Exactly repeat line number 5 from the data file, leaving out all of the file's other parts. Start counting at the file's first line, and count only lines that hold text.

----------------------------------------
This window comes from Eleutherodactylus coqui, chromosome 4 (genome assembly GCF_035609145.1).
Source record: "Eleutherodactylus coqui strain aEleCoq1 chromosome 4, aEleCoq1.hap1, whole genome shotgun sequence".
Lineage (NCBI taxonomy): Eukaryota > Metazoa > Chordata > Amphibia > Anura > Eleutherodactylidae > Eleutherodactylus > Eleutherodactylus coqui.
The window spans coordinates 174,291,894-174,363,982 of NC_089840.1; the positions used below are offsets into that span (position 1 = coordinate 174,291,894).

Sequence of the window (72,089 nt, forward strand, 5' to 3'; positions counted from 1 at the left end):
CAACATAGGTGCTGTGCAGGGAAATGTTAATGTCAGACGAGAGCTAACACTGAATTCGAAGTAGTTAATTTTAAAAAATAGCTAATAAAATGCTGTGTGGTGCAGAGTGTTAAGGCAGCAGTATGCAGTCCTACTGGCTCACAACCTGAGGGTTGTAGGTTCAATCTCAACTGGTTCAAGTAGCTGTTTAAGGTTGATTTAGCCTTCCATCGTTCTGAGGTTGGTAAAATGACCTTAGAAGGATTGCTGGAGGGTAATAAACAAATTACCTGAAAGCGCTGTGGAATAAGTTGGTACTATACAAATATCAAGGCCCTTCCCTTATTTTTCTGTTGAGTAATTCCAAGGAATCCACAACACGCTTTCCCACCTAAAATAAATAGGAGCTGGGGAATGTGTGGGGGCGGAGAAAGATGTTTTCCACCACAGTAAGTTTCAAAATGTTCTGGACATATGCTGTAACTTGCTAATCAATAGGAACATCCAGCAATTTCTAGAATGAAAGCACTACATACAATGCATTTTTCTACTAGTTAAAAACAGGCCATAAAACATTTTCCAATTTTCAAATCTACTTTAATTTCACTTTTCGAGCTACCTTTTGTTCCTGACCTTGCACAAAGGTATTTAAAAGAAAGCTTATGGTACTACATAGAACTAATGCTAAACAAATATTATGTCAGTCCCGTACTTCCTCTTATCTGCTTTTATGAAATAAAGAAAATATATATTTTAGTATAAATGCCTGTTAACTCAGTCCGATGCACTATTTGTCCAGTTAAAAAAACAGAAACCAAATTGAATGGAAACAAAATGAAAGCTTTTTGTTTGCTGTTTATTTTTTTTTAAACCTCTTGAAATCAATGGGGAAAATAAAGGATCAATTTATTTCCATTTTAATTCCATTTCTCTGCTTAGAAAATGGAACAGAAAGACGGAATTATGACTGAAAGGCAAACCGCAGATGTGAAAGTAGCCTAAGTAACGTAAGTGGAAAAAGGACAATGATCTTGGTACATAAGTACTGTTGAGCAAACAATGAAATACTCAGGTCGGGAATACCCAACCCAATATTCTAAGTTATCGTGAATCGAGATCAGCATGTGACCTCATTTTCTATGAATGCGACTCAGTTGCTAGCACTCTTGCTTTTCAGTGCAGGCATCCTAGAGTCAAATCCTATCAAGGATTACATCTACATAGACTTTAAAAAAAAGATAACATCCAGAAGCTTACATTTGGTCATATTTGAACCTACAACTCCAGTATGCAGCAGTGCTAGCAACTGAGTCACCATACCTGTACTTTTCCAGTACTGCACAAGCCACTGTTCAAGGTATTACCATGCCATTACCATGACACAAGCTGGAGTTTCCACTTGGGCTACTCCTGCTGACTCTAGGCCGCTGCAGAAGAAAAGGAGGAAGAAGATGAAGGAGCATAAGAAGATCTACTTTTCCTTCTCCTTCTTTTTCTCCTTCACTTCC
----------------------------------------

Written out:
Sequence of the window (72,089 nt, forward strand, 5' to 3'; positions counted from 1 at the left end):